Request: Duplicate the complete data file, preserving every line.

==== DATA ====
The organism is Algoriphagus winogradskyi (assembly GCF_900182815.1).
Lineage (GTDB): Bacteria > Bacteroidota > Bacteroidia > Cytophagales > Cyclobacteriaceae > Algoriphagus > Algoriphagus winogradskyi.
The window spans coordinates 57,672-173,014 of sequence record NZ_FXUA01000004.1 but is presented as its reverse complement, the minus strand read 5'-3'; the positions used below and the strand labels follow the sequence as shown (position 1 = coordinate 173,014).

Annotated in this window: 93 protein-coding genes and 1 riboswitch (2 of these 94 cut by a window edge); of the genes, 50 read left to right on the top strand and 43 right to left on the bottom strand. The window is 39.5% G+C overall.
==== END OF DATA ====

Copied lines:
The organism is Algoriphagus winogradskyi (assembly GCF_900182815.1).
Lineage (GTDB): Bacteria > Bacteroidota > Bacteroidia > Cytophagales > Cyclobacteriaceae > Algoriphagus > Algoriphagus winogradskyi.
The window spans coordinates 57,672-173,014 of sequence record NZ_FXUA01000004.1 but is presented as its reverse complement, the minus strand read 5'-3'; the positions used below and the strand labels follow the sequence as shown (position 1 = coordinate 173,014).

Annotated in this window: 93 protein-coding genes and 1 riboswitch (2 of these 94 cut by a window edge); of the genes, 50 read left to right on the top strand and 43 right to left on the bottom strand. The window is 39.5% G+C overall.